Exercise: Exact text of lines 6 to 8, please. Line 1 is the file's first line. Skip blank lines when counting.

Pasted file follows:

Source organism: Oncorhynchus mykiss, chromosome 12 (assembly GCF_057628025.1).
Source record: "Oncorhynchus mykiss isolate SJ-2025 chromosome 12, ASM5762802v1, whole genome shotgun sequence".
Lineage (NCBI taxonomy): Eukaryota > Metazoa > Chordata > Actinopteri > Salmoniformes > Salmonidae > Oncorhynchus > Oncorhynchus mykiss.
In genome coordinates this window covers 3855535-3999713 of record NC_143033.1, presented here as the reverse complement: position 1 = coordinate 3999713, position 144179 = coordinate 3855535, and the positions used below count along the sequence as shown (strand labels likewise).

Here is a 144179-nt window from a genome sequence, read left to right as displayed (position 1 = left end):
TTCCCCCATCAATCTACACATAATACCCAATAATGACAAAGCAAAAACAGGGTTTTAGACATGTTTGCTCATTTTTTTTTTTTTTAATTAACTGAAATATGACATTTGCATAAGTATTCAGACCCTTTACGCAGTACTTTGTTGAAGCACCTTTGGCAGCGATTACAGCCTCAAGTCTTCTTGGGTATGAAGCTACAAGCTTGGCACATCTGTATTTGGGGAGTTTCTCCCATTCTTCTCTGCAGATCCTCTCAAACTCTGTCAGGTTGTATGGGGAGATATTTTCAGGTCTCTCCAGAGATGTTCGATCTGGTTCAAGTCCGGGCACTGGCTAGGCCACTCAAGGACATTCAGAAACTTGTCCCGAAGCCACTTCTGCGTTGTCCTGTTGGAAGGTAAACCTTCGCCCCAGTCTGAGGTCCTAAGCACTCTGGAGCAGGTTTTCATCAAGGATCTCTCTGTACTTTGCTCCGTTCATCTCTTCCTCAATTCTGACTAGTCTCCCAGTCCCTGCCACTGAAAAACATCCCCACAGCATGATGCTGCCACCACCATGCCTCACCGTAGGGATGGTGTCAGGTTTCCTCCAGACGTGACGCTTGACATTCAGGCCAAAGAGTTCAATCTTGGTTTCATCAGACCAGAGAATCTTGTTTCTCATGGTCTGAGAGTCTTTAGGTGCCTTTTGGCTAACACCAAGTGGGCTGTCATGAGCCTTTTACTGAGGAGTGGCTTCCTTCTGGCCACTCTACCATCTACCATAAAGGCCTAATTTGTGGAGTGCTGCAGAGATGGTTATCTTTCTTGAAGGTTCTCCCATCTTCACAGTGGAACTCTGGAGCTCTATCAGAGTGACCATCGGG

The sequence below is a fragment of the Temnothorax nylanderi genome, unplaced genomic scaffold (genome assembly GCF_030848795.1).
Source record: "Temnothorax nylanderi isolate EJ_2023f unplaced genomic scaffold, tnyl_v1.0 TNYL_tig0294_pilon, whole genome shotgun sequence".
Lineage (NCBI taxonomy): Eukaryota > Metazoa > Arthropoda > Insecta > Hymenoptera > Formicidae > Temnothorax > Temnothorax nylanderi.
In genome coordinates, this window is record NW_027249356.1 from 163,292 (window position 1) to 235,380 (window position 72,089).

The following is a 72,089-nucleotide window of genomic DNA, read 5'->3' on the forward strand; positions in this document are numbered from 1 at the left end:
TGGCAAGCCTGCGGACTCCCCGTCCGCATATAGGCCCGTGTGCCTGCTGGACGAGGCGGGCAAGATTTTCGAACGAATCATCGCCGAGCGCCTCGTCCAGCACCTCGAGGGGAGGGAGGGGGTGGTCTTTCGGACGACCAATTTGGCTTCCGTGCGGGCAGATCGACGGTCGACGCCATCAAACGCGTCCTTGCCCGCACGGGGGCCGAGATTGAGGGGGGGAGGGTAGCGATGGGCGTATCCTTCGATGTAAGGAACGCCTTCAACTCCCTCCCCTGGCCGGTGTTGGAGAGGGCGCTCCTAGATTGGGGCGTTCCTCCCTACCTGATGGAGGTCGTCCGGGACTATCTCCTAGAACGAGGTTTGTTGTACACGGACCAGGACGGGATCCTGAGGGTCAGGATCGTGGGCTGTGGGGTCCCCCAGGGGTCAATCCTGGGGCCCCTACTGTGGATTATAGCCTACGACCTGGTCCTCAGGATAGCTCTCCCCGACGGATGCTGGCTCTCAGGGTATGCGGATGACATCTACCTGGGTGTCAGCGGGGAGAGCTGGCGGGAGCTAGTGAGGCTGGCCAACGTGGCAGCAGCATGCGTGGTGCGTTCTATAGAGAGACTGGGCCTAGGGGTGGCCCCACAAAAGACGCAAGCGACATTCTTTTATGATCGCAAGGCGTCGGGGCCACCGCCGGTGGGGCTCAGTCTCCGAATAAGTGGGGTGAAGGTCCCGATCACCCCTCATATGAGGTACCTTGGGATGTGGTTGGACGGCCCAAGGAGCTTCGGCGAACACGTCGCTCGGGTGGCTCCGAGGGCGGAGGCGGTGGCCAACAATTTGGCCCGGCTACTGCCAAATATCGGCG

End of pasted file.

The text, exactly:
TTCCCCCATCAATCTACACATAATACCCAATAATGACAAAGCAAAAACAGGGTTTTAGACATGTTTGCTCATTTTTTTTTTTTTTAATTAACTGAAATATGACATTTGCATAAGTATTCAGACCCTTTACGCAGTACTTTGTTGAAGCACCTTTGGCAGCGATTACAGCCTCAAGTCTTCTTGGGTATGAAGCTACAAGCTTGGCACATCTGTATTTGGGGAGTTTCTCCCATTCTTCTCTGCAGATCCTCTCAAACTCTGTCAGGTTGTATGGGGAGATATTTTCAGGTCTCTCCAGAGATGTTCGATCTGGTTCAAGTCCGGGCACTGGCTAGGCCACTCAAGGACATTCAGAAACTTGTCCCGAAGCCACTTCTGCGTTGTCCTGTTGGAAGGTAAACCTTCGCCCCAGTCTGAGGTCCTAAGCACTCTGGAGCAGGTTTTCATCAAGGATCTCTCTGTACTTTGCTCCGTTCATCTCTTCCTCAATTCTGACTAGTCTCCCAGTCCCTGCCACTGAAAAACATCCCCACAGCATGATGCTGCCACCACCATGCCTCACCGTAGGGATGGTGTCAGGTTTCCTCCAGACGTGACGCTTGACATTCAGGCCAAAGAGTTCAATCTTGGTTTCATCAGACCAGAGAATCTTGTTTCTCATGGTCTGAGAGTCTTTAGGTGCCTTTTGGCTAACACCAAGTGGGCTGTCATGAGCCTTTTACTGAGGAGTGGCTTCCTTCTGGCCACTCTACCATCTACCATAAAGGCCTAATTTGTGGAGTGCTGCAGAGATGGTTATCTTTCTTGAAGGTTCTCCCATCTTCACAGTGGAACTCTGGAGCTCTATCAGAGTGACCATCGGG

The sequence below is a fragment of the Temnothorax nylanderi genome, unplaced genomic scaffold (genome assembly GCF_030848795.1).
Source record: "Temnothorax nylanderi isolate EJ_2023f unplaced genomic scaffold, tnyl_v1.0 TNYL_tig0294_pilon, whole genome shotgun sequence".